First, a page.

I've long wanted to do a chapter like this, one that's just a few sentences in length. (Or even one sentence.) I toyed with it in Mistborn, but never found a good place for it. When I was writing this book, it seemed very appropriate here. Something about the rising tension, the need to include a scene from Lightsong, and the poignancy of having a chapter like this right here—following the previous Siri chapter—worked perfectly in the book.

    The reason I'm most sad for making Lightsong's dreams of earlier chapters more violent is that I lose some of the punch of this chapter. Originally, this was the first place he dreamed explicitly of T'Telir burning. Before, there were hints, but he never remembered the actual scene of fire. Then we got here, and it hit with a pow.

    But the need to keep the tension up earlier outweighed the need to make this scene unique. I have had troubles in the past with my endings being too overwhelming, particularly when compared to earlier points in the book. So Joshua's constant pushing on this point here was very appropriate. I think the book is stronger, even if this chapter is slightly weaker.

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    Brandon Sanderson

    Siri and the God King Have Sex

    You probably knew this was coming. At the very least, I hope that you were hoping for it. They are, after all, married. I thought it very appropriate that this happen, as the two of them have been falling in love for some time now. And beyond that, of course, it ramps up the tension in the book dramatically. That's always a good thing.

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    Brandon Sanderson

    Chapter Forty-Four

    Siri and Susebron Talk about How the Next God King is Created

    Siri's impulse here—that the next God King might not really be the son of the current one—is a good one. She's actually right, though there are a lot of other things in this conversation she's wrong about.

    It is possible for a Returned to have a child. Vo, the First Returned, did it. The God King isn't special in that he can do it; any of the Returned could, but it requires some special knowledge that—I'm afraid—I'll have to keep secret until the sequel. Suffice it to say that the priests know how it is done.

    The problem is, they aren't always able to get this to work. Sometimes, they have to do what Siri guessed—replace the God King with an infant Returned. Infant Returns happen very infrequently. It's more rare than an adult Returning, so there is something sound to the Hallandren reasoning that you have to do something heroic in order to Return. (That's not true, but it is more sound a doctrine than Siri thinks it is.)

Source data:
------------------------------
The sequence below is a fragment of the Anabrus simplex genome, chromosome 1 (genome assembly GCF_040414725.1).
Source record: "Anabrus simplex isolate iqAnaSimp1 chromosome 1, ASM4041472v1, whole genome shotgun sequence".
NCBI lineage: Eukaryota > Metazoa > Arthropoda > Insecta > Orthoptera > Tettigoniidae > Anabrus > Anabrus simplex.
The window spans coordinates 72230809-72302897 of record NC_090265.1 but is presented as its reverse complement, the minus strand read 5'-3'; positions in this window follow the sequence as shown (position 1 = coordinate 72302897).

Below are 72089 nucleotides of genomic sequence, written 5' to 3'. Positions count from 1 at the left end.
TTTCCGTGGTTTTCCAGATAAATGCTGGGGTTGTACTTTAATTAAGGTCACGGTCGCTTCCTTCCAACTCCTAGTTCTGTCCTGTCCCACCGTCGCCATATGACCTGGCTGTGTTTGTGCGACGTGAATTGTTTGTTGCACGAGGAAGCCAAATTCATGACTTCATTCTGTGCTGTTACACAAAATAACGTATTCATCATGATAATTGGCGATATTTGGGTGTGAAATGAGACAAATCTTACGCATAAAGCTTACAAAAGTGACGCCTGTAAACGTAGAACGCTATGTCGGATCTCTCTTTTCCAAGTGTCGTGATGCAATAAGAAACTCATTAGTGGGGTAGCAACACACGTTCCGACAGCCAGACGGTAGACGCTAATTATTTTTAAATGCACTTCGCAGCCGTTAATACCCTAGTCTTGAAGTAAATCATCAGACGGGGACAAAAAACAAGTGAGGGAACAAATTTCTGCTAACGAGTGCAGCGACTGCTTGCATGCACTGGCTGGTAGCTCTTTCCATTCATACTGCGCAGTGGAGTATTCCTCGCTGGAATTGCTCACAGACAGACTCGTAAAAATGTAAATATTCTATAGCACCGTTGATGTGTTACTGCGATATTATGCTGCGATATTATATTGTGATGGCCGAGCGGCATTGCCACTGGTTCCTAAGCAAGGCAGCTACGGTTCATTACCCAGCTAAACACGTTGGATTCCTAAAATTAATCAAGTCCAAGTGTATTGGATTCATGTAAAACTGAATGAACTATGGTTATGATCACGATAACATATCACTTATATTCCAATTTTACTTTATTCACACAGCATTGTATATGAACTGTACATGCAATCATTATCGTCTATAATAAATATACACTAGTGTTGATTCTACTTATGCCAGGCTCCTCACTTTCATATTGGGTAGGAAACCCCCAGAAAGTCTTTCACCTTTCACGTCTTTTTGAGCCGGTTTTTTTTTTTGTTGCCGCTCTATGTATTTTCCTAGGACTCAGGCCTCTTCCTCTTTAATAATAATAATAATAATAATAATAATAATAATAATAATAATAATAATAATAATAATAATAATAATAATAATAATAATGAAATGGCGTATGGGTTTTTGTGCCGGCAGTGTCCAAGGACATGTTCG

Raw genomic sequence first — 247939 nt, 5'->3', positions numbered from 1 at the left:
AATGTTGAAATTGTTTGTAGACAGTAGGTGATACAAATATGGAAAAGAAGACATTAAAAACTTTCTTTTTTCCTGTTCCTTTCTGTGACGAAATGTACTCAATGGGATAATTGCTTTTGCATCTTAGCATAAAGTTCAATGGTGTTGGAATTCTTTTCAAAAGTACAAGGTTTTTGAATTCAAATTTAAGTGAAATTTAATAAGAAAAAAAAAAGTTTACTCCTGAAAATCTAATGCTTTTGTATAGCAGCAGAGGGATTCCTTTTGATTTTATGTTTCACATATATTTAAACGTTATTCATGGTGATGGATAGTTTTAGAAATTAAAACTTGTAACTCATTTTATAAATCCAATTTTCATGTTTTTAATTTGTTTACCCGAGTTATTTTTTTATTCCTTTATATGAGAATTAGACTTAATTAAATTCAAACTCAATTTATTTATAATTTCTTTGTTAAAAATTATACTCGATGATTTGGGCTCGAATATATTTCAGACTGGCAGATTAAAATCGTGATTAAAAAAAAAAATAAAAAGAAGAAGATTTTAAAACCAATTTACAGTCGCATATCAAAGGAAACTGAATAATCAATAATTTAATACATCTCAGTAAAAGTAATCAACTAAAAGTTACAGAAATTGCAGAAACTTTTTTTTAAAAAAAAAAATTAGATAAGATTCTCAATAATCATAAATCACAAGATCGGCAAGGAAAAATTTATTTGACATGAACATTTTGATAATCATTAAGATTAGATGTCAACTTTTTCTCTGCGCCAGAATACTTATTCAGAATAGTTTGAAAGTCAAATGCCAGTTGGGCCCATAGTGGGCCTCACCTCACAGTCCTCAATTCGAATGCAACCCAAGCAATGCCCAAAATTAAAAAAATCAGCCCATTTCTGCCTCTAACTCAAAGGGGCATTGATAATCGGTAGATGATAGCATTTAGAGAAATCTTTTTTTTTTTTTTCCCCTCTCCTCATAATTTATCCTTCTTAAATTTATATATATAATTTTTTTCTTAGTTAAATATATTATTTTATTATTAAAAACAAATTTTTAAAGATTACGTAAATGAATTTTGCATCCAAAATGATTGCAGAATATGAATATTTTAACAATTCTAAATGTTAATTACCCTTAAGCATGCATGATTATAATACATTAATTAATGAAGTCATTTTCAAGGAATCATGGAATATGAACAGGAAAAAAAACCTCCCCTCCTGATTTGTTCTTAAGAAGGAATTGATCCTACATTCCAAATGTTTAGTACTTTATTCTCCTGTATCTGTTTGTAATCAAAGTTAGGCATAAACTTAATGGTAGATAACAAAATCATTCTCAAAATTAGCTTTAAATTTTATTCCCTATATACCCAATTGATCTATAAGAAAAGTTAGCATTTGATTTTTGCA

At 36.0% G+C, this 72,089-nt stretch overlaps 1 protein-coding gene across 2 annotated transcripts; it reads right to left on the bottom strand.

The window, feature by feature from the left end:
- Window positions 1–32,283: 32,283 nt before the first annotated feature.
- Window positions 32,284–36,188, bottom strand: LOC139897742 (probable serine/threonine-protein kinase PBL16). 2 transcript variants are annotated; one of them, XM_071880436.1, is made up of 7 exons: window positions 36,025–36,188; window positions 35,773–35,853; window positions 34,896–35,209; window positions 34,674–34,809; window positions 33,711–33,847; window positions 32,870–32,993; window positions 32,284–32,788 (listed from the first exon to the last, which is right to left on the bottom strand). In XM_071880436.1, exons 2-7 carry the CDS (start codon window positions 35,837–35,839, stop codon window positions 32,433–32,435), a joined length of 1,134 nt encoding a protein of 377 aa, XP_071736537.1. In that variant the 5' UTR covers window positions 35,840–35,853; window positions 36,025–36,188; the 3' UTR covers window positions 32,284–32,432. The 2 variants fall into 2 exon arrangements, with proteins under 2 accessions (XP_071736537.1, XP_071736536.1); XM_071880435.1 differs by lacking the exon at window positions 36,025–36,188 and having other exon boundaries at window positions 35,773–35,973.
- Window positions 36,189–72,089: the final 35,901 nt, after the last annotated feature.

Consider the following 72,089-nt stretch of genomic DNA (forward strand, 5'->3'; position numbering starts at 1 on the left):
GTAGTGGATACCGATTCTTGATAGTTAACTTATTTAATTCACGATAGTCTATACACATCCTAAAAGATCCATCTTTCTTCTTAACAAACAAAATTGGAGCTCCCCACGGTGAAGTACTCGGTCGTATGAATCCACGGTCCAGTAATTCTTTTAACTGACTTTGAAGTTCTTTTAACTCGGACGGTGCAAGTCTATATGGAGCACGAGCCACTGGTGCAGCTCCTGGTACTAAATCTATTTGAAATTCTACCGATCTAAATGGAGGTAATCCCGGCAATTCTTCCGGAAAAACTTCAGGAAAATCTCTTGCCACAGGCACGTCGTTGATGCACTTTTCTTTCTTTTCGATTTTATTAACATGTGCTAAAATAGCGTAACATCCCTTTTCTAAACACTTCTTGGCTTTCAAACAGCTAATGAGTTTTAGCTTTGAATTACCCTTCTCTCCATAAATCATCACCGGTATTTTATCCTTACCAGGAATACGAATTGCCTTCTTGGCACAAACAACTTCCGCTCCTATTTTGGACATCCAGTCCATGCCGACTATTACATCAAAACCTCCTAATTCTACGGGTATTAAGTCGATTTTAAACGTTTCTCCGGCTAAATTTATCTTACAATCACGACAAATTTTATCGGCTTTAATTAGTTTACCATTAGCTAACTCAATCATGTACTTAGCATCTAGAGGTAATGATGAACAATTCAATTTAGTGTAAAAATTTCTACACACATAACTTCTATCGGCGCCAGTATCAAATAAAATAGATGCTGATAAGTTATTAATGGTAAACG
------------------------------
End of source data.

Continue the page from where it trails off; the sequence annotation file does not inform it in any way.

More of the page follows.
The God King's priests take an infant Returning as a sign that it's time to change God Kings. At that point, they choose a wife for the God King and hope that she'll be able to conceive the next God King. They'd much, much rather that the God King be the literal child of the previous God King. (Susebron wasn't, however. And his mother was indeed his mother, a poor merchant's wife from far northern Hallandren.)

    Now, an infant has indeed Returned. The priests see this as a major vindication of their faith, as they made the wedding contract with Idris twenty years ago and now, just when the marriage was to happen, an infant Returned. The problem is, now they've got to push Siri to get pregnant, because they're on a deadline. They don't want to have to replace the God King with this infant; they'd rather use his own child. Hence the push for her to have a child.

    But if she doesn't, they'll go with plan B. Note that there's not, in fact, any danger to her either way, no matter what Bluefingers says. She and Susebron, following the change in power, would have been taken to one of the isles in the middle of the Inner Sea and kept in a lavish lifestyle as long as they lived.

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    Brandon Sanderson

    Vivenna and Vasher Meet with the Idrian Workers

    Now we get to see the other part of what Vasher has been doing all this time—the part that I couldn't show you earlier, since it would have made it too obvious that he had good intentions. (And that, in turn, might have spoiled the surprise that Denth was manipulating Vivenna.) He's been trying very hard to convince the Idrians not to get themselves into trouble. He's been only mildly successful.